One of the fun parts about the blog is seeing people from all over the world visit the site looking for information on the Dearlove family. Some are looking for specific people, some are looking for genealogical information, and a few others are looking for information on two Mark Dearloves, instrument makers in Leeds during the first part of the 19th century.
Music is a thread that runs throughout the Dearlove family, whether they be direct relations or long-lost branches of the family tree. I first became aware of the Dearlove instrument makers from a member of the orchestra I used to manage. One of the violinists was shopping for a new instrument, and she stopped me in the hall one morning to say she’d tried out a Dearlove violin and wondered if I knew anything about its history. I was clueless, but intrigued. I can barely hang a picture, so the thought that someone sharing my surname would be skilled enough to build an actual violin was stunning.
To date I haven’t seen a Dearlove violin or cello, although I do receive an e-mail from time to time from musicians who have picked one up and are looking for information on its origin. The comments thread on the post A Little Dearlove History includes some of these queries, and Carl Applebaum, a luthier who runs the Applebaum Violin Shop in Tacoma, Washington, has provided some helpful information. Here’s a bit of background he provided recently on the two Mark Dearloves.
Very little solid documentation exists about the instruments made by either father or son. It does seem clear that the son hired at least two other violin makers to work for him, so it is difficult to credit instruments to him personally.
Mark Dearlove died in 1820. His wife, Mary, operated the shop for a few years, until their son, Mark William, came to his majority. The cello I have is on a sort of Amati pattern, but quite wide and short in the body, with measurements similar to a Montagnana (although it seems unlikely that Mark Dearlove was aware of Montagnana’s work). The f’s are quite vertical, and a little far apart, reflecting the width of the body. In these ways and others, they are typical of many English cellos of the late 1700′s and the early 1800′s.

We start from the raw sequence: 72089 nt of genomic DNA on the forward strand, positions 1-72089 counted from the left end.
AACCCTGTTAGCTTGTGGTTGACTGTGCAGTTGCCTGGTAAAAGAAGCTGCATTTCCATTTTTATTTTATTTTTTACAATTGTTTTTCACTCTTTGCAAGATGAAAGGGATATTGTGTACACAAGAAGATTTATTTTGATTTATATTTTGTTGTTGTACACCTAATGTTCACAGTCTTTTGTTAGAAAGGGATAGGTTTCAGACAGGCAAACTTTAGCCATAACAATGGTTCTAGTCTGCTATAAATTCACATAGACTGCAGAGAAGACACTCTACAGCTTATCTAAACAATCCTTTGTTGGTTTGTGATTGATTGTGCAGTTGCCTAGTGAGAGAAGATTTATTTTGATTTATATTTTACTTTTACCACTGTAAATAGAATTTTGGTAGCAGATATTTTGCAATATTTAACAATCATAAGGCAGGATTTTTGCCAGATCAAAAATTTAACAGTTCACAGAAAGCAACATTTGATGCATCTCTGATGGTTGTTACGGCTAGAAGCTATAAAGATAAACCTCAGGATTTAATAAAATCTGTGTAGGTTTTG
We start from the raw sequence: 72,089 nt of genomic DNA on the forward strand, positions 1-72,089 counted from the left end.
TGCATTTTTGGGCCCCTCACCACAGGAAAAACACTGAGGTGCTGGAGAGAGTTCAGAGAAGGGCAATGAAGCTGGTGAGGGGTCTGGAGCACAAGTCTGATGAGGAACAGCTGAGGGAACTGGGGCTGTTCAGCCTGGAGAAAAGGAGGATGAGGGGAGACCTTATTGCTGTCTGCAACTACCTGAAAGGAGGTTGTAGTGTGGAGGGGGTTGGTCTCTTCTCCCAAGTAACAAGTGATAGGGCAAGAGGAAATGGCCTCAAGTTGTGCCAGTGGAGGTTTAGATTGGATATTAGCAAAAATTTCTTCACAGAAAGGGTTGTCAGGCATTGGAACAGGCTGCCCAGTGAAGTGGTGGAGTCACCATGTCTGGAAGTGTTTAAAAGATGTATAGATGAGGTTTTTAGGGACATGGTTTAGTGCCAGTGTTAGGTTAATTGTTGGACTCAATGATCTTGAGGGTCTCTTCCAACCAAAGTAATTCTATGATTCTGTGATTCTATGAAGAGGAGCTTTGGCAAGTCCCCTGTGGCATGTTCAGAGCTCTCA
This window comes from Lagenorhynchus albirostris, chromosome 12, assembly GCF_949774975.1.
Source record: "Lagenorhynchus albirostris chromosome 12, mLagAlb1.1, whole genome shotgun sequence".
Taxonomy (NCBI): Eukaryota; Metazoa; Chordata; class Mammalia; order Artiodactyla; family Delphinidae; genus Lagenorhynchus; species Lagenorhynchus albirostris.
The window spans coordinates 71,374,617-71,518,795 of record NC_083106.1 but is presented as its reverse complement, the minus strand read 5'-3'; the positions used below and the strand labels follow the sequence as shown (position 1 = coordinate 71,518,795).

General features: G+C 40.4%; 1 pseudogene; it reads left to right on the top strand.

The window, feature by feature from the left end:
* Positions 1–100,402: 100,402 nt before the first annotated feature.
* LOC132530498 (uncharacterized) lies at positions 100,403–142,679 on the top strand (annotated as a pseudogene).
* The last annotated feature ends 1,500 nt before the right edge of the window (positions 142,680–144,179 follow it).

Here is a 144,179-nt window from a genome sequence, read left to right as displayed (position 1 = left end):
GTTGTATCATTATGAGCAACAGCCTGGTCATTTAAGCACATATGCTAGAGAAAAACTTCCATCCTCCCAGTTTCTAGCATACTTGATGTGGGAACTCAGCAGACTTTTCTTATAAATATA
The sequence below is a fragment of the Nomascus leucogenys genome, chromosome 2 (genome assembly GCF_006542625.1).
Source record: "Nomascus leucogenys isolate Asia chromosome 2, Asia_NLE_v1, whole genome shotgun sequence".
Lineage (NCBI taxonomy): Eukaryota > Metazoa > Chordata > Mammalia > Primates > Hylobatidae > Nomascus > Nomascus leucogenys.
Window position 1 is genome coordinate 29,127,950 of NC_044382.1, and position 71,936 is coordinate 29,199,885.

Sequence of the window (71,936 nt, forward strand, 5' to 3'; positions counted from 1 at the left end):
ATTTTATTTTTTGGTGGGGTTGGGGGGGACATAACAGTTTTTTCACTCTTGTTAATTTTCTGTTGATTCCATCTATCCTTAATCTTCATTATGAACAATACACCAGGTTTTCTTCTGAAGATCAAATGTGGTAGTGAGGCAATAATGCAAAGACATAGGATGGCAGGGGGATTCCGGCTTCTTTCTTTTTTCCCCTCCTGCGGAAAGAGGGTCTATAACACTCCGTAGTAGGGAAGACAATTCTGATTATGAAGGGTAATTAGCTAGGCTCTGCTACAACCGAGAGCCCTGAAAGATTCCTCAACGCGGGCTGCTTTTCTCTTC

This cello must be from the decade between 1809, when Mark opened the shop in Boare Lane, and 1820, when his death notice appeared in the local newspaper. It reflects a style of workmanship that was superseded later by a more polished approach. As for the style or level of workmanship of the son (or his workmen), the few photographs available in the reference books, and the two cellos held by the Abbey House museum in Leeds, seem to show that he adopted a more Stradivarian model, as did most of the British makers during the mid-nineteenth century.
You should also be aware that there were quite a few other violin makers in Leeds and its environs. The mere presence of “fecit Leeds” does not in itself indicate a Dearlove origin.
For those interested, I just finished the work on the cello restoration two days ago. It sounds quite warm and powerful; but I still need to spend some time adjusting it as it “plays in”.
Recreation of Mark Dearlove’s violin shop, Abbey House Museum
If anyone has a Dearlove instrument, please feel free to leave a comment below – I’d love to know which part of the world you’re from, how you came to acquire it, and any other details you’d like to share.
17 thoughts on “Dearlove String Instruments”
i own a dearlove violin that originally belonged to my dad. i learnt the violin for many years and it has made the long journey from the UK to new zealand where my husband, i, and our two little girls now live. if you’d like any more detail please let me know.
My grandfather was Jack Dearlove (Sec of Musicians Union UK), and I grew up with him very aware of strings being very important to every member of our family, before he died , I worked on our family tree with him and I have a picture on my wall now of all the members of our family in the early 20th century playing instruments. My son is now a chorister at a major Cathedral and plays instruments himself. I would love to find a dearlove instrument for him one day.
I too am a descendant of the Dearloves. My grandfather was Alfred Boshell Dearlove, a cornet player based in Harrogate but born in Leeds. I took up cornet late in life and still play tenor horn in a local brass band in Harrogate.
I own a Dearlove cello which I bought in London in the early 2000’s. Its a beautiful instrument in looks and tone. It was the first one I played in the shop and any others played after paled in every way. I play for pleasure but hope to one day to return to playing in an orchestra. I used to play with the Jersey symphony orchestra. I now live in Kent, UK.
I own a cello built by Mark Dearlove. My teacher brought it from San Francisco. For a wonderful instrument, I got it for a really good price. It is the most valuable item I possess. It’s gorgeous, can’t choose a better word for it. This instrument suits me really well and it’s perfect for me. This cello will probably be lifetime lasting instrument I’ll be using. I’m a Korean cellist, and I live in Japan.